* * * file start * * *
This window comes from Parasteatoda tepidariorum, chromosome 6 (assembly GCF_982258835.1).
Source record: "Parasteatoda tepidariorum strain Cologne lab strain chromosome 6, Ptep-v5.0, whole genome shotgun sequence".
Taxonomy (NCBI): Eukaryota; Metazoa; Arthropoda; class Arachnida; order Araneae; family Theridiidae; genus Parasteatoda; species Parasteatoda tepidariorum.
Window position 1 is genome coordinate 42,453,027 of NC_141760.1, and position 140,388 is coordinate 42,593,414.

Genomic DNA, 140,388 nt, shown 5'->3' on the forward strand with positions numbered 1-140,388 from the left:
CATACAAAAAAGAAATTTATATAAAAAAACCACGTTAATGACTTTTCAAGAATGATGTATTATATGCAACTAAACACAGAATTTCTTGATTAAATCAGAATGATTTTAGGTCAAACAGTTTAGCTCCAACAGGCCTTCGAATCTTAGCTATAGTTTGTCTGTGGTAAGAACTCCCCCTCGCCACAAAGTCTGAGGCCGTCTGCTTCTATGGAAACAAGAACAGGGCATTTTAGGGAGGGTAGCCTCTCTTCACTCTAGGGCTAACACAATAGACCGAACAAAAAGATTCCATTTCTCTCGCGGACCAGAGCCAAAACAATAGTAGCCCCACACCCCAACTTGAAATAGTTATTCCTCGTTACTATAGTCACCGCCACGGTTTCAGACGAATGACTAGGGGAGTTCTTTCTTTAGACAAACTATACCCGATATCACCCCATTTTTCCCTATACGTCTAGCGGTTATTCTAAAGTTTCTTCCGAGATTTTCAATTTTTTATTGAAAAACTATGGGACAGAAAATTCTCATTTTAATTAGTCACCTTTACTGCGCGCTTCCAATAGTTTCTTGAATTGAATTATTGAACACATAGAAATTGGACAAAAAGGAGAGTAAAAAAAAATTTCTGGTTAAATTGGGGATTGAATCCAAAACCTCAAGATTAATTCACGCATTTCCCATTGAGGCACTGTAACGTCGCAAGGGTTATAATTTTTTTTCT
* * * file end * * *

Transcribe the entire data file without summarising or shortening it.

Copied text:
This window comes from Parasteatoda tepidariorum, chromosome 6 (assembly GCF_982258835.1).
Source record: "Parasteatoda tepidariorum strain Cologne lab strain chromosome 6, Ptep-v5.0, whole genome shotgun sequence".
Taxonomy (NCBI): Eukaryota; Metazoa; Arthropoda; class Arachnida; order Araneae; family Theridiidae; genus Parasteatoda; species Parasteatoda tepidariorum.
Window position 1 is genome coordinate 42,453,027 of NC_141760.1, and position 140,388 is coordinate 42,593,414.

Genomic DNA, 140,388 nt, shown 5'->3' on the forward strand with positions numbered 1-140,388 from the left:
CATACAAAAAAGAAATTTATATAAAAAAACCACGTTAATGACTTTTCAAGAATGATGTATTATATGCAACTAAACACAGAATTTCTTGATTAAATCAGAATGATTTTAGGTCAAACAGTTTAGCTCCAACAGGCCTTCGAATCTTAGCTATAGTTTGTCTGTGGTAAGAACTCCCCCTCGCCACAAAGTCTGAGGCCGTCTGCTTCTATGGAAACAAGAACAGGGCATTTTAGGGAGGGTAGCCTCTCTTCACTCTAGGGCTAACACAATAGACCGAACAAAAAGATTCCATTTCTCTCGCGGACCAGAGCCAAAACAATAGTAGCCCCACACCCCAACTTGAAATAGTTATTCCTCGTTACTATAGTCACCGCCACGGTTTCAGACGAATGACTAGGGGAGTTCTTTCTTTAGACAAACTATACCCGATATCACCCCATTTTTCCCTATACGTCTAGCGGTTATTCTAAAGTTTCTTCCGAGATTTTCAATTTTTTATTGAAAAACTATGGGACAGAAAATTCTCATTTTAATTAGTCACCTTTACTGCGCGCTTCCAATAGTTTCTTGAATTGAATTATTGAACACATAGAAATTGGACAAAAAGGAGAGTAAAAAAAAATTTCTGGTTAAATTGGGGATTGAATCCAAAACCTCAAGATTAATTCACGCATTTCCCATTGAGGCACTGTAACGTCGCAAGGGTTATAATTTTTTTTCT